Rubens, Assumption of Virgin (Hamburg)
Rubens Assumption of the Virgin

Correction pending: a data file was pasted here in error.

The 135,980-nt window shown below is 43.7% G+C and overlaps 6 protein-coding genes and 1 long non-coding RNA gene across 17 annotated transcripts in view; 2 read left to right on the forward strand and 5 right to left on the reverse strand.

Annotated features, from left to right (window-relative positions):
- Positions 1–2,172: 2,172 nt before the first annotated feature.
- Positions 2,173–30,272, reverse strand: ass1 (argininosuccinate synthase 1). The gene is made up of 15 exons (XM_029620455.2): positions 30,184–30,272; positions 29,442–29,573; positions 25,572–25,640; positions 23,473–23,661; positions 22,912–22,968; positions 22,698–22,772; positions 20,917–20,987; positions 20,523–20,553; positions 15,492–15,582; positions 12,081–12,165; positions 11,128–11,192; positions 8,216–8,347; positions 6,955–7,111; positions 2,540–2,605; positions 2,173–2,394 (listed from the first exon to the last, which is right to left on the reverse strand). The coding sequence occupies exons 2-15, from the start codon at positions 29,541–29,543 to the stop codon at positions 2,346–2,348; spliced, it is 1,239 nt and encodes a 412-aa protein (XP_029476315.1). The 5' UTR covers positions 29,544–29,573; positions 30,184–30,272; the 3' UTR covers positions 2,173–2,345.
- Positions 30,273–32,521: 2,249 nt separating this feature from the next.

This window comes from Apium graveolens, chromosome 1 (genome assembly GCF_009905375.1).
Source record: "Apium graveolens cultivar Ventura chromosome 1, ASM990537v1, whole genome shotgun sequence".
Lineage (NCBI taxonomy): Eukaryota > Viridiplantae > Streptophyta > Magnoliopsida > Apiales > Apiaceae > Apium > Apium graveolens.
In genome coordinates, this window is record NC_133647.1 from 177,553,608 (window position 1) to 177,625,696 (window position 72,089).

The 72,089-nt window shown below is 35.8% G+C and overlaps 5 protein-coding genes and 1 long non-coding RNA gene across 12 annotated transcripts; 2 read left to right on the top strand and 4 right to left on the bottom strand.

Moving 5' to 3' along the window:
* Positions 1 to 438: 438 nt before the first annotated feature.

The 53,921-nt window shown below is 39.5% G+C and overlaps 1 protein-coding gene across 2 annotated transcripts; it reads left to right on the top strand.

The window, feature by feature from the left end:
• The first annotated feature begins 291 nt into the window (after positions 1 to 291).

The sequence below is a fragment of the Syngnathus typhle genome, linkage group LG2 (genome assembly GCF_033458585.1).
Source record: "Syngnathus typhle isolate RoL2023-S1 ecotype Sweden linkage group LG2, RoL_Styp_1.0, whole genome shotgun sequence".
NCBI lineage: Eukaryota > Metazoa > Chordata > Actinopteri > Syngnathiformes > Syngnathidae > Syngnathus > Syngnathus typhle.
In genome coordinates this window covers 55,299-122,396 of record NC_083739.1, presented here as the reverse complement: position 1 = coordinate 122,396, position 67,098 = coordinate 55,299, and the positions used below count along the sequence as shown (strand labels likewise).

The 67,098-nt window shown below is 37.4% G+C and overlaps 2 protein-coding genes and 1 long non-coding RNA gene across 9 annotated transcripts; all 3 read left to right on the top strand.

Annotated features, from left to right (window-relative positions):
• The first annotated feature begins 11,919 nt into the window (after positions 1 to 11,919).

As recounted in the New Testament’s Apocrypha, Jesus’ mother Mary was physically raised, or assumed, to heaven after her death. In this Assumption of the Virgin, a choir of angels lifts Mary’s body upward in a dramatic spiraling motion toward a burst of divine light. The twelve apostles gather around her tomb. Some raise their hands in awe; others reach down to touch her discarded shroud. The three holy women are probably Mary Magdalene and the Virgin Mary’s two sisters. The kneeling woman holds a flower, referring to the blossoms that miraculously filled the empty coffin. In 1611, the cathedral at Antwerp announced a competition for an Assumption altar. On 16 February 1618, Rubens submitted two modelli or models to the clergy. He finished the huge altarpiece in September 1626. Thus, fifteen years elapsed between the beginning and conclusion of this project. The cathedral needed the time to complete a majestic marble frame, and Rubens was preoccupied with other commissions.